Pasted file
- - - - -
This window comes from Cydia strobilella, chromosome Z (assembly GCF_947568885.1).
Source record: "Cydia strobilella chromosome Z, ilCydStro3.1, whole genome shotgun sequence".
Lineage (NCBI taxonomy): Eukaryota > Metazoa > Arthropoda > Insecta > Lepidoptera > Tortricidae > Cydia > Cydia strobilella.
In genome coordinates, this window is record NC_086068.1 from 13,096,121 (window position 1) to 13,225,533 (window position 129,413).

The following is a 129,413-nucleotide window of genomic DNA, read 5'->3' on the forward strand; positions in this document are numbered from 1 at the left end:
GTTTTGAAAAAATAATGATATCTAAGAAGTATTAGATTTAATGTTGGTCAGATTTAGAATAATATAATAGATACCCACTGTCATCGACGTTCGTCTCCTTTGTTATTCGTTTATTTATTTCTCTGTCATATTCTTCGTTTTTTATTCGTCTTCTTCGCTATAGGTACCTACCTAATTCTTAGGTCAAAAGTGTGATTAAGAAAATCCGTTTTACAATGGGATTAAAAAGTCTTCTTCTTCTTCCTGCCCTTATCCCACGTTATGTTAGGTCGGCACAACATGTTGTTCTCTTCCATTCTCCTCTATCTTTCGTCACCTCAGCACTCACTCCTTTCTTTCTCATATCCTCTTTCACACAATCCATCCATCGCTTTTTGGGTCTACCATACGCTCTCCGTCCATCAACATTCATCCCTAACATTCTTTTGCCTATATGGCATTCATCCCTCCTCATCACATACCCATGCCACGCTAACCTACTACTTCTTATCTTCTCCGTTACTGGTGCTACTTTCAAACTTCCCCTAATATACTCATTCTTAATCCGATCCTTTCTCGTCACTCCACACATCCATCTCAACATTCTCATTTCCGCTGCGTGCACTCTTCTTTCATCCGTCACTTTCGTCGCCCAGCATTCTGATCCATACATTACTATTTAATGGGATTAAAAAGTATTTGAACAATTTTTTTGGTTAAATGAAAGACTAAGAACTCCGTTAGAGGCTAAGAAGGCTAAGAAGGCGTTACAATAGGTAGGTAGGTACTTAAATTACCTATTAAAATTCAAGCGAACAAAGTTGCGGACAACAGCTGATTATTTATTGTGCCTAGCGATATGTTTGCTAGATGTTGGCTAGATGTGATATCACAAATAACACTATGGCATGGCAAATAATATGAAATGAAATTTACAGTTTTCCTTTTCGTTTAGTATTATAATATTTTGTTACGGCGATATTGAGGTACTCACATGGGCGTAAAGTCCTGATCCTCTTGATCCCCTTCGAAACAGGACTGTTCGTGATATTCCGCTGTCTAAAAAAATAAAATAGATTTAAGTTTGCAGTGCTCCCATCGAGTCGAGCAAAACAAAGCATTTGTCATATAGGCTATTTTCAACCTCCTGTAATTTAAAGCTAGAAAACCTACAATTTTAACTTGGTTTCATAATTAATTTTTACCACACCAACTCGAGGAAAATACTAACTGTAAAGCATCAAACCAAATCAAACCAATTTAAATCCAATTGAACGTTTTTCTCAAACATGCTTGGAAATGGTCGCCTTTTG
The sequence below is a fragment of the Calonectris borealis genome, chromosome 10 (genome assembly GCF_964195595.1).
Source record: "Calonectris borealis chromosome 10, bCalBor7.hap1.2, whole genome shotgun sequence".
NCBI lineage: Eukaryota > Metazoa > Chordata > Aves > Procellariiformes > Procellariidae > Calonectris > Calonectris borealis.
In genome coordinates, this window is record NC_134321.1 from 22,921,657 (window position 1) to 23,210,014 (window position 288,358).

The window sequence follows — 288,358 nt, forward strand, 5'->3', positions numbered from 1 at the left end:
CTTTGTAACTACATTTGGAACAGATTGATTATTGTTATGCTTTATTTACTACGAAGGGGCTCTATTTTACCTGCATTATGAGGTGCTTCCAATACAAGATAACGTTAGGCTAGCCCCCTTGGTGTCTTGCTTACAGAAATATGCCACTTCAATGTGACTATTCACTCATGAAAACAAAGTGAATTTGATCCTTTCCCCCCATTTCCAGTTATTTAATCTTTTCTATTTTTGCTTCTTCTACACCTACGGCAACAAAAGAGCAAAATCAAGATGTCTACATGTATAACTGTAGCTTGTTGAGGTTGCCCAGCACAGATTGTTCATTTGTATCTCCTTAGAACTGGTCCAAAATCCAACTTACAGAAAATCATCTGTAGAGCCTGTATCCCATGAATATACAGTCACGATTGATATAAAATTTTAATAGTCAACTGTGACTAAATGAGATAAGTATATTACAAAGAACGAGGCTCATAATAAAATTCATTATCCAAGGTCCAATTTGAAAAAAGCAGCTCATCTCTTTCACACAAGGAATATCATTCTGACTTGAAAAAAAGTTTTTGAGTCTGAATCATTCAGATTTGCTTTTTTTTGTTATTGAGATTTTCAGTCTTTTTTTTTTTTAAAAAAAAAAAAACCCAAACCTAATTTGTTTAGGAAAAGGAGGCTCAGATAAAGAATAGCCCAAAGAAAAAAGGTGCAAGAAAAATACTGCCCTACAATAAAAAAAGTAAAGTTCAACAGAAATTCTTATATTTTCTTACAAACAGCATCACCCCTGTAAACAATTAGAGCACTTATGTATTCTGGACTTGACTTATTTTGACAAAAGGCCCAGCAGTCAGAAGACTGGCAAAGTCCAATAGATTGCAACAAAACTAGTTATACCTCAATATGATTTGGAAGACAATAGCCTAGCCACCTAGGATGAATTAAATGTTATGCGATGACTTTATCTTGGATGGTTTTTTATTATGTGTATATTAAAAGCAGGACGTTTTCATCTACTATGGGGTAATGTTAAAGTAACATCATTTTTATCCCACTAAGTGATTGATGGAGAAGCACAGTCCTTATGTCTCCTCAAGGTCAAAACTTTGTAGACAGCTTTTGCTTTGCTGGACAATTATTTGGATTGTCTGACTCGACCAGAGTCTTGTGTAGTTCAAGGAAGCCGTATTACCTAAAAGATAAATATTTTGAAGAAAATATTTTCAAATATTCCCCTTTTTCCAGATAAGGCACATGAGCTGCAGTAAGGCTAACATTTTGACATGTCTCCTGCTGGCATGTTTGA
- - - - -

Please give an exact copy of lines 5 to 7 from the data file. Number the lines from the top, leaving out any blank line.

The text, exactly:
The following is a 129,413-nucleotide window of genomic DNA, read 5'->3' on the forward strand; positions in this document are numbered from 1 at the left end:
GTTTTGAAAAAATAATGATATCTAAGAAGTATTAGATTTAATGTTGGTCAGATTTAGAATAATATAATAGATACCCACTGTCATCGACGTTCGTCTCCTTTGTTATTCGTTTATTTATTTCTCTGTCATATTCTTCGTTTTTTATTCGTCTTCTTCGCTATAGGTACCTACCTAATTCTTAGGTCAAAAGTGTGATTAAGAAAATCCGTTTTACAATGGGATTAAAAAGTCTTCTTCTTCTTCCTGCCCTTATCCCACGTTATGTTAGGTCGGCACAACATGTTGTTCTCTTCCATTCTCCTCTATCTTTCGTCACCTCAGCACTCACTCCTTTCTTTCTCATATCCTCTTTCACACAATCCATCCATCGCTTTTTGGGTCTACCATACGCTCTCCGTCCATCAACATTCATCCCTAACATTCTTTTGCCTATATGGCATTCATCCCTCCTCATCACATACCCATGCCACGCTAACCTACTACTTCTTATCTTCTCCGTTACTGGTGCTACTTTCAAACTTCCCCTAATATACTCATTCTTAATCCGATCCTTTCTCGTCACTCCACACATCCATCTCAACATTCTCATTTCCGCTGCGTGCACTCTTCTTTCATCCGTCACTTTCGTCGCCCAGCATTCTGATCCATACATTACTATTTAATGGGATTAAAAAGTATTTGAACAATTTTTTTGGTTAAATGAAAGACTAAGAACTCCGTTAGAGGCTAAGAAGGCTAAGAAGGCGTTACAATAGGTAGGTAGGTACTTAAATTACCTATTAAAATTCAAGCGAACAAAGTTGCGGACAACAGCTGATTATTTATTGTGCCTAGCGATATGTTTGCTAGATGTTGGCTAGATGTGATATCACAAATAACACTATGGCATGGCAAATAATATGAAATGAAATTTACAGTTTTCCTTTTCGTTTAGTATTATAATATTTTGTTACGGCGATATTGAGGTACTCACATGGGCGTAAAGTCCTGATCCTCTTGATCCCCTTCGAAACAGGACTGTTCGTGATATTCCGCTGTCTAAAAAAATAAAATAGATTTAAGTTTGCAGTGCTCCCATCGAGTCGAGCAAAACAAAGCATTTGTCATATAGGCTATTTTCAACCTCCTGTAATTTAAAGCTAGAAAACCTACAATTTTAACTTGGTTTCATAATTAATTTTTACCACACCAACTCGAGGAAAATACTAACTGTAAAGCATCAAACCAAATCAAACCAATTTAAATCCAATTGAACGTTTTTCTCAAACATGCTTGGAAATGGTCGCCTTTTG
The sequence below is a fragment of the Calonectris borealis genome, chromosome 10 (genome assembly GCF_964195595.1).